It’s odd, being in limbo. I’ve been finding it quite difficult to settle to anything for long or any type of routine, although as always I have found that having a habit tracker does help immensely in terms of daily goals to achieve.
Apologies in advance, as this is not going to be a hugely bullet-journal related post, more of a personal update and, for a change, I’ve finally got some good news on the flight front. For a fee, I’ve finally been able to get upgraded seats which means I’m far less likely to get booted from my flight (as Sydney is currently restricting every flight to fifty passengers.)
While it is irritating that seats are essentially going to the highest bidder, I have to say that I don’t hold the airline to account. Even with only inflated business seat tickets being sold, I doubt that fifty seats plus freight are giving them much profit- if any!
What I really think, is that in the sudden introduction of strict passenger limits, the Australian government has really hung any citizens left overseas out to dry. While I’ve seen plenty of people bang on about ‘us’ having plenty of time to return already and if we haven’t it’s our own fault, it honestly feels like individual circumstances or the fact that when restrictions do lift there will now be a rush of people have not been thought about at all.
Personally, I made my plans to return to Australia after four years of living in the UK (as a dual citizen) in December. The plan was always to move back at the start of July after my year-long lease had run out and I had given the required notice at my job. I made a quick trip to Australia and back in January- February and returned just as the COVID crisis was starting to affect global travel.
At the time, I was just very pleased to have a whole row of seats to myself on my flights back to spread out across! In hindsight, I have wondered if I should have stayed in Australia then, but as that would have meant breaking contracts which would lose me references in the future, leaving behind a lot of possessions and essentially abandoning my partner of three years with no warning, I decided against it.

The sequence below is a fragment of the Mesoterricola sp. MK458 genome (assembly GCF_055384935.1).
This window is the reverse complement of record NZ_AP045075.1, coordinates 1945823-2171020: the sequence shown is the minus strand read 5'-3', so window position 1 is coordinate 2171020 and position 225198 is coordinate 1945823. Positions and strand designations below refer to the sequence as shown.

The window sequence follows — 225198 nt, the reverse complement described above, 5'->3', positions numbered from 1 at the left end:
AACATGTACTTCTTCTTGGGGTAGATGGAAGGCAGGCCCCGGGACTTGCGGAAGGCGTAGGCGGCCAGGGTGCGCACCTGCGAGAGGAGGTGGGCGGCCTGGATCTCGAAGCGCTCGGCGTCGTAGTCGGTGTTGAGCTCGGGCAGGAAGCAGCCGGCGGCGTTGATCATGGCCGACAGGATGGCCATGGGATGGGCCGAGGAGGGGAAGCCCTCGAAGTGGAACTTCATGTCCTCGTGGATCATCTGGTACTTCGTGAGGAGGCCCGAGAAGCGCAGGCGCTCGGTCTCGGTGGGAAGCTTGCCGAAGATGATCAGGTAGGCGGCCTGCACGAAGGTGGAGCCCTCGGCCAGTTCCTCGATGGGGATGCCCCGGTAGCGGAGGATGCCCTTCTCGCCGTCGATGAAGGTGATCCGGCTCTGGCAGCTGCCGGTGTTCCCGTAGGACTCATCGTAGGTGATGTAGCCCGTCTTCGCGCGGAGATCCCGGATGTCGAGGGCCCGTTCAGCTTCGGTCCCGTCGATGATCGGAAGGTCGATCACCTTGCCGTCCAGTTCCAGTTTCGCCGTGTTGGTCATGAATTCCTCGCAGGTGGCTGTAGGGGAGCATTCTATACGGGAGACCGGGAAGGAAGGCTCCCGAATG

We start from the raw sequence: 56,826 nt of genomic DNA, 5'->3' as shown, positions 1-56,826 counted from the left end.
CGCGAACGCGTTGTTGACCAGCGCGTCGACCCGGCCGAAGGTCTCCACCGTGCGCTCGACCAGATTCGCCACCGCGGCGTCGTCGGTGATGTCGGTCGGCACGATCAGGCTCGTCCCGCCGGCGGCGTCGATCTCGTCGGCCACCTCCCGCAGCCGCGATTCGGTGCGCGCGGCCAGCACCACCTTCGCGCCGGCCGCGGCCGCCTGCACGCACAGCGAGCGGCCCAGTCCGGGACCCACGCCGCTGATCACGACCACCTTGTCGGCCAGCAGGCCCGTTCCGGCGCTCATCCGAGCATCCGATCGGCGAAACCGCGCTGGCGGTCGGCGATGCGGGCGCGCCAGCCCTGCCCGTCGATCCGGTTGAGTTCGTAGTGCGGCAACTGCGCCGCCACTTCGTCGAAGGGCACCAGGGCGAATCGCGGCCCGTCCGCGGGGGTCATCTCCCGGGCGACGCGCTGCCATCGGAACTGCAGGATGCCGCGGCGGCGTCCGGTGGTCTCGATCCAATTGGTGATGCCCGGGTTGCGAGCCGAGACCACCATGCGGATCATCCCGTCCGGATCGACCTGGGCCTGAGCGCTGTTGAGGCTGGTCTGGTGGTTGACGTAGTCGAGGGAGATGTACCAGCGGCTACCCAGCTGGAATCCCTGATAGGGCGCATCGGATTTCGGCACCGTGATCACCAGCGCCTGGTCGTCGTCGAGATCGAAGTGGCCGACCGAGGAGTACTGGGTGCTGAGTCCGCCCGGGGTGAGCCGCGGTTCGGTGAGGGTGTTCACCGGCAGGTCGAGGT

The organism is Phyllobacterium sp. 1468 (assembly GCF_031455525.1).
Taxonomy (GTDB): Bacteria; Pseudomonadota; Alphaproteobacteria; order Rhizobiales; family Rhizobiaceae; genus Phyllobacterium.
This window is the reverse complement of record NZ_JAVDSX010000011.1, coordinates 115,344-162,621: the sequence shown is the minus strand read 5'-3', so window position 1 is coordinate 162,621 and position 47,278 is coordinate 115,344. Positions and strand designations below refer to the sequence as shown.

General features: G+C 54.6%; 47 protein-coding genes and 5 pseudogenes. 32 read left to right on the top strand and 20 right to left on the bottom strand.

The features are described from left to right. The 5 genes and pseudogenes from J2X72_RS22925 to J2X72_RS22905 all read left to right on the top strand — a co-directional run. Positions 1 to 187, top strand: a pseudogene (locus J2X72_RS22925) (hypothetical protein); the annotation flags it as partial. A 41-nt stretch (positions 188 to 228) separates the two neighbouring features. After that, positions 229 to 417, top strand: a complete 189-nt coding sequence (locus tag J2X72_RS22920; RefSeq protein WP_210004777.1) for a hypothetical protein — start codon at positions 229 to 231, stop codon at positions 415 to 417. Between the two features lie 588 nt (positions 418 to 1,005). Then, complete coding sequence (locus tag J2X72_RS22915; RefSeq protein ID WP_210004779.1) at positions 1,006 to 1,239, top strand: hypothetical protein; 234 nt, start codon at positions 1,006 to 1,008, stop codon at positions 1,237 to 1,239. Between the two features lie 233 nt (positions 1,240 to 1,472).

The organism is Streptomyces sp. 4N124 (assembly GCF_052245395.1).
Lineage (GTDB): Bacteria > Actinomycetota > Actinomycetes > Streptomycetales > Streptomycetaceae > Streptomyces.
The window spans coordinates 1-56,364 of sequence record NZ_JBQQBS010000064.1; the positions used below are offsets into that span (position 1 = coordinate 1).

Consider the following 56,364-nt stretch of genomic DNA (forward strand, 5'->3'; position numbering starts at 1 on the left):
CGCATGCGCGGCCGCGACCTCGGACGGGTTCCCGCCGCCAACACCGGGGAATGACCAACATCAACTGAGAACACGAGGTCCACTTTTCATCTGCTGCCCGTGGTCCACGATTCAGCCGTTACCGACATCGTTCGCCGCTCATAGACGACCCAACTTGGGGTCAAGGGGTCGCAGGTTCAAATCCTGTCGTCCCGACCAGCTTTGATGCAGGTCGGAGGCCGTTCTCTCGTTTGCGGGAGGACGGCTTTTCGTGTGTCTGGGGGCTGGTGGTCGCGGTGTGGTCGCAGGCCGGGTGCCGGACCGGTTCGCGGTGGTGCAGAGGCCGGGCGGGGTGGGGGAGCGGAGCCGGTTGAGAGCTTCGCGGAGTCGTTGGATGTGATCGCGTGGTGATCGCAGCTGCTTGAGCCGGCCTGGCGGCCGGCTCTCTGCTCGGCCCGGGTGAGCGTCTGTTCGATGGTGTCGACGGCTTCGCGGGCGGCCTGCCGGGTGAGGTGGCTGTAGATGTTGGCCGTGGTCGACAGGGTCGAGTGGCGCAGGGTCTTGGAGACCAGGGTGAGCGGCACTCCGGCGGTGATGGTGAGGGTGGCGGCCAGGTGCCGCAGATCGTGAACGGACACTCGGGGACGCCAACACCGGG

When a return to Australia notice was announced in mid-March, according to some I should have had bought tickets immediately and fled the country with no notice. As mentioned previously, I had contracts holding me back but I wasn’t just thinking selfishly. At the time, it didn’t make sense for me (as a citizen of both the country I was residing in and Australia) to take up a seat that could have been put to much better use by retirees on holiday, a student on exchange or a youngster on a gap year- who all lacked the benefits of residency or public health cover that I am privileged to have in the UK.
In the last couple of weeks, I’ve read numerous stories from people like me; stuck overseas fighting for plane seats while members of the Australian government waggle fingers and tell us we’ve had plenty of time and it’s our own fault we’re now being hit by thousands of dollars in extra charges.
Like them, I feel let down by a country that used to pride itself on the percentage of its citizens who own a passport. I completely and utterly agree with compulsory hotel quarantine, I think it is the reason Australia has been spared the devastating scenes that have and are occurring in many other nations. But I also feel like placing hugely restrictive passenger caps on arrivals will do more harm than good in the long term as they will cause a build-up of demand that will make quarantine and contact tracing more difficult when restrictions are lifted.
Personally, I know I am very lucky. I can afford the additional charges that I have had to pay to secure a seat and I’m travelling alone so it’s a lot easier to fit onto a flight. I do however wish that I was heading back feeling like I was going to be welcome in a country I call home.